Jane Lynch: See Jane Sing!

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Jane Lynch

See Jane Sing!

Joe’s Pub, NYC, August 16, 2015

Reviewed by Joel Benjamin for Cabaret Scenes

Tim Davis, Jane Lynch, Kate Flannery Photo: Chris Haston
Tim Davis, Jane Lynch, Kate Flannery
Photo: Chris Haston

Jane Lynch, the star of TV’s Glee and such films as Best in Show and A Mighty Wind, has a terrific, legit voice. She also has a bizarre sense of humor, enabled by her talented guest artists who helped turn her strange, surreal show, See Jane Sing! at Joe’s Pub, into a kind of Pee-Wee’s Playhouse for the cabaret set.

The Tony Guerrero Quintet, led by Mr. G on trumpet, proved the perfect musical group for this show: easygoing, witty and loose. They opened with an instrumental of “When You’re Smiling” (Larry Shay/Mark Fisher/Joe Goodwin) with Guerrero’s vocal more than hinting at the great Satchmo’s rendition.

Suave-voiced, tuxedoed Tim Davis joined the band with that standard pop song “Come Fly with Me” (Jimmy Van Heusen/Sammy Cahn), almost, but not quite, parodying the slick style mastered by Sammy Davis, Jr.

Jane Lynch entered on a phony, self-deprecating note that never quite let up. “If Wishes Were Rainbows” (James & David Kennedy) was mined for its complete lack of sense, while “Slappin’ the Cakes on Me” (Dave Frishberg) was turned into a hot description of a gay pick-up. Kate Flannery—whose default line was “I’m not wearing any makeup”—joined Lynch in Irving Berlin’s “Mr. Monotony.” These two somehow turned one of the saddest songs, “Far from the Home I Love” (Jerry Bock/Sheldon Harnick) into a rollicking, screechy upbeat number.

Two songs from A Mighty Wind were reminders of the dead-on wit of Christopher Guest, Michael McKean and Harry Shearer who, as The Folksmen, parodied the music of the folk-crazed fifties and sixties. “Mairzy Doats” (Milton Drake/Al Hoffman/Jerry Livingston), sung by all, contrasted a cool, sophisticated singing style with the silly lyrics.

Lynch’s homage to Rose-Marie’s character Sally Rogers on The Dick Van Dyke Show included “Smile a Little Smile for Me” (Tony Macaulay/Geoff Stephens), done in a girl-group, close-harmony style by Lynch, Flannery and Davis.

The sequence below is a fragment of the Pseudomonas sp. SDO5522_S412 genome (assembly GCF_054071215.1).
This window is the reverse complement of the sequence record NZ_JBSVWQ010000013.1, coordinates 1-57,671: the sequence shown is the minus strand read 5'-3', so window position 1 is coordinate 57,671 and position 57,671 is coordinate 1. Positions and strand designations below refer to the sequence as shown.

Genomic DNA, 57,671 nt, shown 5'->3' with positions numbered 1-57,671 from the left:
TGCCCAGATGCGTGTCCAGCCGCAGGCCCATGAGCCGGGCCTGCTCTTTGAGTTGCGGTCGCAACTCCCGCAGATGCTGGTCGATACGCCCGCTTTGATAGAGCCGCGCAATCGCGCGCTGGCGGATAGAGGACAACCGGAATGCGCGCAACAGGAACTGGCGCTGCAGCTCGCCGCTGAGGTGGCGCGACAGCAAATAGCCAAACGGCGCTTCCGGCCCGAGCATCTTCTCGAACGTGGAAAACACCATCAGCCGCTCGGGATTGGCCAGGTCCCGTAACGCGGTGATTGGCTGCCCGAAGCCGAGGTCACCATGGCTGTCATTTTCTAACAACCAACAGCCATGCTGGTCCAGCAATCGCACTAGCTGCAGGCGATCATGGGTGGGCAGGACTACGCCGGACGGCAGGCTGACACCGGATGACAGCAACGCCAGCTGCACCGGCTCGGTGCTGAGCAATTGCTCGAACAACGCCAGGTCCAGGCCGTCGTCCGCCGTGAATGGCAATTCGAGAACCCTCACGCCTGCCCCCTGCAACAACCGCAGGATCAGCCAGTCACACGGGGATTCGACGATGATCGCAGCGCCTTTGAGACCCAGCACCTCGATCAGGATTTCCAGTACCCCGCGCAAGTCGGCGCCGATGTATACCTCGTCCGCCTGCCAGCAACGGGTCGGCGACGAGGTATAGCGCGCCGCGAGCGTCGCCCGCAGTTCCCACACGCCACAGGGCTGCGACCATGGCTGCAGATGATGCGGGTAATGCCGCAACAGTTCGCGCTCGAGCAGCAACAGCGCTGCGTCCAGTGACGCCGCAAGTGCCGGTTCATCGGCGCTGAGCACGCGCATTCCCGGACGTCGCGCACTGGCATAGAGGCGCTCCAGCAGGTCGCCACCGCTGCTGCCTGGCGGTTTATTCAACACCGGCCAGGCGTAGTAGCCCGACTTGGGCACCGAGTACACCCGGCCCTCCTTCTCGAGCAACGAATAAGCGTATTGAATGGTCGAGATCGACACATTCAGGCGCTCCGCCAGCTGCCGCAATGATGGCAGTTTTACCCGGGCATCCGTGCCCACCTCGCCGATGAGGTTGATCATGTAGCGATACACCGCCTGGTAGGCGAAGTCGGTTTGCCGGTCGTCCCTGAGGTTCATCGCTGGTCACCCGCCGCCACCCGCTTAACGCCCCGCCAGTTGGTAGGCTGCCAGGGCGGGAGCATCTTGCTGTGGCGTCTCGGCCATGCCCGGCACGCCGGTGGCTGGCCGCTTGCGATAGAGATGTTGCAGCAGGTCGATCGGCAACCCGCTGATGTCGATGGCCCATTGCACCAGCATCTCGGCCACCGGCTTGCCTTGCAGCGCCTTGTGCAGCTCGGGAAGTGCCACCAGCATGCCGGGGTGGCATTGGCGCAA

There were medleys of phony-baloney love songs and “songs that made us cry as kids,” sung by all, ranging from “It Must Be Him” (Gilbert Bécaud/Maurice Vidalin/Mack David) to “Without You” (Pete Ham & Tom Evans) to “Ben” (Walter Scharf/Don Black) to that ultimate sob-fest “Honey (I Miss You)” (Bobby Russell).

“The Party’s Over” was a beautiful, close-harmony version of that Jule Styne/Comden & Green classic. However, “White Rabbit” (Grace Slick), the final encore, sung by all, was one long crescendo boring irresistibly into the gray matter.

One thing that can be said for this unique take on cabaret is that these performers were all on the same beam.

In addition to Guerrero, the Quintet consisted of Mark Visher (woodwinds), Matt Johnson (drums), David Siebels (keyboards) and David Miller (bass), all of whom had many chances to shine in Guerrero’s rich arrangements.

Joel Benjamin

A native New Yorker, Joel was always fascinated by musical theater. Luckily, he was able to be a part of seven Broadway musicals before the age of 14, quitting to pursue a pre-med degree, which led no where except back to performing in the guise of directing a touring ballet troupe. Always interested in writing, he wrote a short play in high school that was actually performed, leading to a hiatus of nearly 40 years before he returned to writing as a reviewer. Writing for Cabaret Scenes has kept him in touch with world filled with brilliance.